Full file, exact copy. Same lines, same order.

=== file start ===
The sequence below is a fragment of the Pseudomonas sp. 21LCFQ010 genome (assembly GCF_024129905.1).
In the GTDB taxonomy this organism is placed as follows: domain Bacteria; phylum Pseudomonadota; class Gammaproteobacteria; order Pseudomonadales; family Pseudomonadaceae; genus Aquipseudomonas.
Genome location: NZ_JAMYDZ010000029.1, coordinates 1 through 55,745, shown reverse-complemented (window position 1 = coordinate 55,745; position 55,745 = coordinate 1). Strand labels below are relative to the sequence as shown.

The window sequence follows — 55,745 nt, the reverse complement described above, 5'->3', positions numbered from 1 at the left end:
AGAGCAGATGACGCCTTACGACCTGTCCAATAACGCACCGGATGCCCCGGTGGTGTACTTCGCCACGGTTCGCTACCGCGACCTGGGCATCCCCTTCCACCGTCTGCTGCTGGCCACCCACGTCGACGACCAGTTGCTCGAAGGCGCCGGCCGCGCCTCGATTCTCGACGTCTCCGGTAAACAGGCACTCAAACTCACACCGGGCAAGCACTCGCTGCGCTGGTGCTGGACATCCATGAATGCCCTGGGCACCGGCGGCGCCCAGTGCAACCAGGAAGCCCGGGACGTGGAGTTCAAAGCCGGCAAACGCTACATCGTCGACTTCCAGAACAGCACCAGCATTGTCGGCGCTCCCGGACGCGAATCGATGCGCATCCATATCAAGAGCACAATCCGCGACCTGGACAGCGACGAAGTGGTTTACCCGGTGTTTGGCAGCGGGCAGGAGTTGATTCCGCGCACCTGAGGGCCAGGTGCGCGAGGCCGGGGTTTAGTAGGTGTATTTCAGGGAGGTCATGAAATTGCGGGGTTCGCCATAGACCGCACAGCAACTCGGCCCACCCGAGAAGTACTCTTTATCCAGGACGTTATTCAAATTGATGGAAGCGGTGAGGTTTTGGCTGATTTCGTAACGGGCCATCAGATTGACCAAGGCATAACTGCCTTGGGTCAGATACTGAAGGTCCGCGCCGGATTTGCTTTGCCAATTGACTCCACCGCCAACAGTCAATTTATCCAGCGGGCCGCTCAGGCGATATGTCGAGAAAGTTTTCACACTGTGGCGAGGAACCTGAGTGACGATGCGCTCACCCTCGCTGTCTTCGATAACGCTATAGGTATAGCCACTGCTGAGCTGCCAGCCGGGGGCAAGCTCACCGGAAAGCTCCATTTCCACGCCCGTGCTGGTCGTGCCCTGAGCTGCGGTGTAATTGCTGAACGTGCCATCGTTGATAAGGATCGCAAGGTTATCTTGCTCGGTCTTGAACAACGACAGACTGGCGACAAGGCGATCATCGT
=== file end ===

The sequence below is a fragment of the Pseudomonas sp. 21LCFQ010 genome (assembly GCF_024129905.1).
In the GTDB taxonomy this organism is placed as follows: domain Bacteria; phylum Pseudomonadota; class Gammaproteobacteria; order Pseudomonadales; family Pseudomonadaceae; genus Aquipseudomonas.
Genome location: NZ_JAMYDZ010000029.1, coordinates 1 through 55,745, shown reverse-complemented (window position 1 = coordinate 55,745; position 55,745 = coordinate 1). Strand labels below are relative to the sequence as shown.

The window sequence follows — 55,745 nt, the reverse complement described above, 5'->3', positions numbered from 1 at the left end:
AGAGCAGATGACGCCTTACGACCTGTCCAATAACGCACCGGATGCCCCGGTGGTGTACTTCGCCACGGTTCGCTACCGCGACCTGGGCATCCCCTTCCACCGTCTGCTGCTGGCCACCCACGTCGACGACCAGTTGCTCGAAGGCGCCGGCCGCGCCTCGATTCTCGACGTCTCCGGTAAACAGGCACTCAAACTCACACCGGGCAAGCACTCGCTGCGCTGGTGCTGGACATCCATGAATGCCCTGGGCACCGGCGGCGCCCAGTGCAACCAGGAAGCCCGGGACGTGGAGTTCAAAGCCGGCAAACGCTACATCGTCGACTTCCAGAACAGCACCAGCATTGTCGGCGCTCCCGGACGCGAATCGATGCGCATCCATATCAAGAGCACAATCCGCGACCTGGACAGCGACGAAGTGGTTTACCCGGTGTTTGGCAGCGGGCAGGAGTTGATTCCGCGCACCTGAGGGCCAGGTGCGCGAGGCCGGGGTTTAGTAGGTGTATTTCAGGGAGGTCATGAAATTGCGGGGTTCGCCATAGACCGCACAGCAACTCGGCCCACCCGAGAAGTACTCTTTATCCAGGACGTTATTCAAATTGATGGAAGCGGTGAGGTTTTGGCTGATTTCGTAACGGGCCATCAGATTGACCAAGGCATAACTGCCTTGGGTCAGATACTGAAGGTCCGCGCCGGATTTGCTTTGCCAATTGACTCCACCGCCAACAGTCAATTTATCCAGCGGGCCGCTCAGGCGATATGTCGAGAAAGTTTTCACACTGTGGCGAGGAACCTGAGTGACGATGCGCTCACCCTCGCTGTCTTCGATAACGCTATAGGTATAGCCACTGCTGAGCTGCCAGCCGGGGGCAAGCTCACCGGAAAGCTCCATTTCCACGCCCGTGCTGGTCGTGCCCTGAGCTGCGGTGTAATTGCTGAACGTGCCATCGTTGATAAGGATCGCAAGGTTATCTTGCTCGGTCTTGAACAACGACAGACTGGCGACAAGGCGATCATCGT